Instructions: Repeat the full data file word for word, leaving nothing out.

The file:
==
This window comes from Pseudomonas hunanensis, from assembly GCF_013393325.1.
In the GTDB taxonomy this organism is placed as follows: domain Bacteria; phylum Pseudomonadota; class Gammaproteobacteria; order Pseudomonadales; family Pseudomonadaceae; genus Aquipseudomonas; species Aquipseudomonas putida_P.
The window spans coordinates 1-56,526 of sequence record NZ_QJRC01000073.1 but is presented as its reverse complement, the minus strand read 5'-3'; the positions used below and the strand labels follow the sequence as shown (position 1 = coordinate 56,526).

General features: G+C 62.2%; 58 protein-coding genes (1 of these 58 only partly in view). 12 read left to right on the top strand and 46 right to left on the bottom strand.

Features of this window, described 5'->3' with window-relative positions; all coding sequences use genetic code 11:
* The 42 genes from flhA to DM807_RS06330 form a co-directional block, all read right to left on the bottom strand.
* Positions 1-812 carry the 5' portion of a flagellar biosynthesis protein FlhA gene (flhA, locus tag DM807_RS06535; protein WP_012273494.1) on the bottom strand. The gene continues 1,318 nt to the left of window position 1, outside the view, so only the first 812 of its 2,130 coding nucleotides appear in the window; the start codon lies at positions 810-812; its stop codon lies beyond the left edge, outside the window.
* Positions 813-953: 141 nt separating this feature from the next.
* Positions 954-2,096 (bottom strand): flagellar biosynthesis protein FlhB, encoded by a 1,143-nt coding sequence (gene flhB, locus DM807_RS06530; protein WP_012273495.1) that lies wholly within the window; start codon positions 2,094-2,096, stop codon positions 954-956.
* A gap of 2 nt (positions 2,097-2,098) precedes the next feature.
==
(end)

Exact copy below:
This window comes from Pseudomonas hunanensis, from assembly GCF_013393325.1.
In the GTDB taxonomy this organism is placed as follows: domain Bacteria; phylum Pseudomonadota; class Gammaproteobacteria; order Pseudomonadales; family Pseudomonadaceae; genus Aquipseudomonas; species Aquipseudomonas putida_P.
The window spans coordinates 1-56,526 of sequence record NZ_QJRC01000073.1 but is presented as its reverse complement, the minus strand read 5'-3'; the positions used below and the strand labels follow the sequence as shown (position 1 = coordinate 56,526).

General features: G+C 62.2%; 58 protein-coding genes (1 of these 58 only partly in view). 12 read left to right on the top strand and 46 right to left on the bottom strand.

Features of this window, described 5'->3' with window-relative positions; all coding sequences use genetic code 11:
* The 42 genes from flhA to DM807_RS06330 form a co-directional block, all read right to left on the bottom strand.
* Positions 1-812 carry the 5' portion of a flagellar biosynthesis protein FlhA gene (flhA, locus tag DM807_RS06535; protein WP_012273494.1) on the bottom strand. The gene continues 1,318 nt to the left of window position 1, outside the view, so only the first 812 of its 2,130 coding nucleotides appear in the window; the start codon lies at positions 810-812; its stop codon lies beyond the left edge, outside the window.
* Positions 813-953: 141 nt separating this feature from the next.
* Positions 954-2,096 (bottom strand): flagellar biosynthesis protein FlhB, encoded by a 1,143-nt coding sequence (gene flhB, locus DM807_RS06530; protein WP_012273495.1) that lies wholly within the window; start codon positions 2,094-2,096, stop codon positions 954-956.
* A gap of 2 nt (positions 2,097-2,098) precedes the next feature.